Zend Server Web API spotlight: Connecting to a Zend Server cluster, part 3

Hey Everybody,

In my previous posts in the cluster series, I covered different ways to connect Zend Server directly to a cluster. This method of connection was introduced in Zend Server 6.0.0, giving it the much needed flexibility. Using the direct approach, a server can either create a cluster or connect to an existing cluster and all you need is database credentials and good intention.

Back in the days prior to the Zend Server 6 availability, a different beast ruled the land: the indirect approach.

Why Indirect? A little history

Zend Server 5.0.0 was introduced in two different editions (besides community): Professional and Cluster Manager. These two editions were actually very different from each other. Cluster Manager was designed to act as the administrative center for a cluster. A cluster therefore was composed of a Cluster Manager and cluster members (of Professional edition). All activity was actually done through the Cluster Manager, including adding new servers to the cluster.

This was done through the clusterAddServer Web API action (est. Version 5.1) that was called on the Cluster Manager.

The Indirect Approach

The clusterAddServer Web API action survives to this day and can be used on any server, since we no longer have a Cluster Manager. This is one of the unique actions in Zend Server that uses a Nested Web API action. Nested actions are Web API actions that are called from within a Web API action. This effectively means that in this scenario there is actually a 3rd party – the real target of the action.

One big advantage of working with the indirect approach is that you do not need to provide any database credentials – just point the Web API action to the right target, send a host parameter and Zend Server takes care of everything else.

Naturally, for this action to work you must have a Zend Server that you want to connect to a cluster (name it Server A), another Zend Server (name it Server B) which is already connected, and a client for sending the Web API action request.

The Indirect Approach, play by play

We want to connect Server A to our ClustclusterAddServerer. Our client is a basic http client which is ready to send a Web API action. This was covered previously and so I’ll skip the setup for brevity.

The client sends a clusterAddServer Web API action request to Server B. Recall, Server B is already connected to the cluster and for all intents and purposes acts as a Cluster Manager. Server B is important – it is connected to the cluster database and is therefore privy to the database credentials needed to connect.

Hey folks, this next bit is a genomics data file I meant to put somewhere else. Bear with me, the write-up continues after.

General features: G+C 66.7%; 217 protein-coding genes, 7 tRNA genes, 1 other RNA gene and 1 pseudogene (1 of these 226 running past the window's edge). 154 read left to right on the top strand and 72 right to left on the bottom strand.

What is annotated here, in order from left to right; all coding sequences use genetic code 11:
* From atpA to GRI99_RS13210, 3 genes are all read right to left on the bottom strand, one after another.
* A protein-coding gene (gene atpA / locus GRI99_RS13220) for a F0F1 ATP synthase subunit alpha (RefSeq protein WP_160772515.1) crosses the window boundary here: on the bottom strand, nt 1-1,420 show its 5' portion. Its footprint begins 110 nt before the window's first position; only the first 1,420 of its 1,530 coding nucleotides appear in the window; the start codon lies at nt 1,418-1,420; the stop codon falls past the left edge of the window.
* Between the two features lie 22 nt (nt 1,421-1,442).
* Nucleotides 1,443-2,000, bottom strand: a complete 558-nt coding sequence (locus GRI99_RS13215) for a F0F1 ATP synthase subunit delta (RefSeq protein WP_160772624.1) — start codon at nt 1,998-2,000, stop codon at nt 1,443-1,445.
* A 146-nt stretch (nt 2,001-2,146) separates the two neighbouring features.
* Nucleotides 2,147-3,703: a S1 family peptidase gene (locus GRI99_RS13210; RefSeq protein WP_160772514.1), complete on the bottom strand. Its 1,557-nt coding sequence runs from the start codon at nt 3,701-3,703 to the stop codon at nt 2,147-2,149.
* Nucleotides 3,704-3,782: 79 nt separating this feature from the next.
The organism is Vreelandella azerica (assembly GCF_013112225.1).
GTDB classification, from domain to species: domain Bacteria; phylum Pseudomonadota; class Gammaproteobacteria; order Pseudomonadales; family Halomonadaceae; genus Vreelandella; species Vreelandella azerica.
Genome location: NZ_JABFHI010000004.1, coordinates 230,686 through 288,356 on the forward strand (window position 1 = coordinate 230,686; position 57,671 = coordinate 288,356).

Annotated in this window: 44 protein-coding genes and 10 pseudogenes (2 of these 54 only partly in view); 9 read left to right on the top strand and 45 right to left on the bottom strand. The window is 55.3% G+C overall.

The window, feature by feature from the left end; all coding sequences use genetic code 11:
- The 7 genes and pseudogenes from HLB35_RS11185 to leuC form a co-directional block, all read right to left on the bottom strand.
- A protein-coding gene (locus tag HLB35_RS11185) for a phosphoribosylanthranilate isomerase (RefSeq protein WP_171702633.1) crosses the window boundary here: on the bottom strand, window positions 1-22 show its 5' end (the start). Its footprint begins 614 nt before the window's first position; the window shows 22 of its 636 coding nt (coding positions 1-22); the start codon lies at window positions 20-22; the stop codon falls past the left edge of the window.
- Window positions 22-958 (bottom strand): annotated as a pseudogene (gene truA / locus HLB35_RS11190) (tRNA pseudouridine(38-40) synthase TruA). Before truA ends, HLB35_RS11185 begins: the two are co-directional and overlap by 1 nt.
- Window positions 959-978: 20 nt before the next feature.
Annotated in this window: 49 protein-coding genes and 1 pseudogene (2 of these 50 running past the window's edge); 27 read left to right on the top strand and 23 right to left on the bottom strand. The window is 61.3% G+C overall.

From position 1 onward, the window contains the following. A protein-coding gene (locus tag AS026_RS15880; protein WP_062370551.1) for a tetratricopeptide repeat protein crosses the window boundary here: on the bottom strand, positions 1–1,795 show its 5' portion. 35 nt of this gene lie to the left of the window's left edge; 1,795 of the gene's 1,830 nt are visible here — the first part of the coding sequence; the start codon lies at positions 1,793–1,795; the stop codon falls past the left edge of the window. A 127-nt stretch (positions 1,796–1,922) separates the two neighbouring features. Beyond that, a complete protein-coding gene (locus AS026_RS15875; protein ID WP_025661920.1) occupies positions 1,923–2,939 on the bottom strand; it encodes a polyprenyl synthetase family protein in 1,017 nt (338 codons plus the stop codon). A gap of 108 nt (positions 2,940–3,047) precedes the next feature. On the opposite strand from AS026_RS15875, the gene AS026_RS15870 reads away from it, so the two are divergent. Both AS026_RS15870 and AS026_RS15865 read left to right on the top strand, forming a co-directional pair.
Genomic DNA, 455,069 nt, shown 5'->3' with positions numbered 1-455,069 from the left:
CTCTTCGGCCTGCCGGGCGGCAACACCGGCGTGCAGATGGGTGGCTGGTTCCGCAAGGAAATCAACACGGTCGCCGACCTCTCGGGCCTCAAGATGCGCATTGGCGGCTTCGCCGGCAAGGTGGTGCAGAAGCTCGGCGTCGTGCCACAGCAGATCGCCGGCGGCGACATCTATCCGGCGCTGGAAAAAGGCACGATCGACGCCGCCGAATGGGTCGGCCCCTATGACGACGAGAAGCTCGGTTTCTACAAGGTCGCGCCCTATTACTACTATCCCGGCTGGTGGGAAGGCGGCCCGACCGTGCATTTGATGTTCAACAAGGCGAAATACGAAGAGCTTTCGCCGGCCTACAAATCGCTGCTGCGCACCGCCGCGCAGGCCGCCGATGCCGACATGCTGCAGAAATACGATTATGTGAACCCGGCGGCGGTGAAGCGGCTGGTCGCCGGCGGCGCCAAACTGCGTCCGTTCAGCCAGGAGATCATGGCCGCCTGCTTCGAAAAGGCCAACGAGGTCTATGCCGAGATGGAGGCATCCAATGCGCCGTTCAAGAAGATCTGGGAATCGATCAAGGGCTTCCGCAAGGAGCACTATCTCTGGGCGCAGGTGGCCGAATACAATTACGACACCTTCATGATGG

One of the parameters passed to the request is the “serverIp” parameter which indicates to Server A how Server B is to be contacted. Server A then internally generates a serverAddToCluster Web API action request and sends it to Server B, based on the serverIp parameter. Along with the request are sent the database credentials Server A has internally.

Server B receives the serverAddToCluster Web API action request and acts on it. Server B goes through a standard 1st phase connection process. If you recall, the 1st phase completes when we have a server Id to return to the client and so Server B returns its response to Server A.

Server A then repackages this response, checks it for errors and then sends it on to our client as its own response.

From here, the Indirect approach seems remarkably like the direct approach. The client is expected to poll the cluster (through Server A or Server B) and track the connection process through its three phases till completion.

[box type=”info”]Once Server B returned a server Id, it is already connected to the cluster database, which means it now shares the same Web API key as Server A.[/box]

Lets see an example

 

After some time, this action should respond with:

Notice how the action has no database credentials’ details but it also returns a full payload.

Now what?

Using the serverId we retrieve from the <serverInfo> element you may now begin polling the tasksComplete Web API action and then the clusterGetServerStatus action. Note the availability of an updated Web API key. A key which you probably already have since you used it to run clusterAddServer …

In summary

In this 3-part post we’ve gone through the motions of adding new members to our cluster in two different ways. We used the basic mechanisms of the Web API and also saw how we can use and monitor Web API actions that are asynchronous.

Creating and joining clusters are two really basic actions that were designed, both for the old and the new Zend Server 6. They incorporate many of the basic concepts Zend Server uses for other activities and actions.

Future posts will cover other sections of the Web API with a strong emphasis on useful workflows.